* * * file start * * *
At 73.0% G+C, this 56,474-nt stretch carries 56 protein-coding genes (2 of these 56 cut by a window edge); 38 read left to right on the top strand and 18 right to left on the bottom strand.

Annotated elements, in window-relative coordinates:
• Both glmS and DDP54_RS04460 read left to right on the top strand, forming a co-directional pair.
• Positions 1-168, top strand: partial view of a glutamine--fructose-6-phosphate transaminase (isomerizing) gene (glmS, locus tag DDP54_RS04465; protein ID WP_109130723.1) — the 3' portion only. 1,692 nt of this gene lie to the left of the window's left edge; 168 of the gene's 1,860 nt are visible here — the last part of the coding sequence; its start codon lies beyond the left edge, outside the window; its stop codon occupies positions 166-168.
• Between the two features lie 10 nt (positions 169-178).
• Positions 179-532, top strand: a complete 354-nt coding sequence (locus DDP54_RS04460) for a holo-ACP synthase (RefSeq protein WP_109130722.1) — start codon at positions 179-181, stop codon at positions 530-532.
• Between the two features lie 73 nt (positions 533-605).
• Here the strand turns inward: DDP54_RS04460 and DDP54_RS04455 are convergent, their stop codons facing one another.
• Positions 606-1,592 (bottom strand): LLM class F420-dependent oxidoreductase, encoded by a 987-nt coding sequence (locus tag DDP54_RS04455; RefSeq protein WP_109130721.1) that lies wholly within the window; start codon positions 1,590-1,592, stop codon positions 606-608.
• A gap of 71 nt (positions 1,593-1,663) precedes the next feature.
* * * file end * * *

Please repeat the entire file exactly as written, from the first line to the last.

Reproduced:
At 73.0% G+C, this 56,474-nt stretch carries 56 protein-coding genes (2 of these 56 cut by a window edge); 38 read left to right on the top strand and 18 right to left on the bottom strand.

Annotated elements, in window-relative coordinates:
• Both glmS and DDP54_RS04460 read left to right on the top strand, forming a co-directional pair.
• Positions 1-168, top strand: partial view of a glutamine--fructose-6-phosphate transaminase (isomerizing) gene (glmS, locus tag DDP54_RS04465; protein ID WP_109130723.1) — the 3' portion only. 1,692 nt of this gene lie to the left of the window's left edge; 168 of the gene's 1,860 nt are visible here — the last part of the coding sequence; its start codon lies beyond the left edge, outside the window; its stop codon occupies positions 166-168.
• Between the two features lie 10 nt (positions 169-178).
• Positions 179-532, top strand: a complete 354-nt coding sequence (locus DDP54_RS04460) for a holo-ACP synthase (RefSeq protein WP_109130722.1) — start codon at positions 179-181, stop codon at positions 530-532.
• Between the two features lie 73 nt (positions 533-605).
• Here the strand turns inward: DDP54_RS04460 and DDP54_RS04455 are convergent, their stop codons facing one another.
• Positions 606-1,592 (bottom strand): LLM class F420-dependent oxidoreductase, encoded by a 987-nt coding sequence (locus tag DDP54_RS04455; RefSeq protein WP_109130721.1) that lies wholly within the window; start codon positions 1,590-1,592, stop codon positions 606-608.
• A gap of 71 nt (positions 1,593-1,663) precedes the next feature.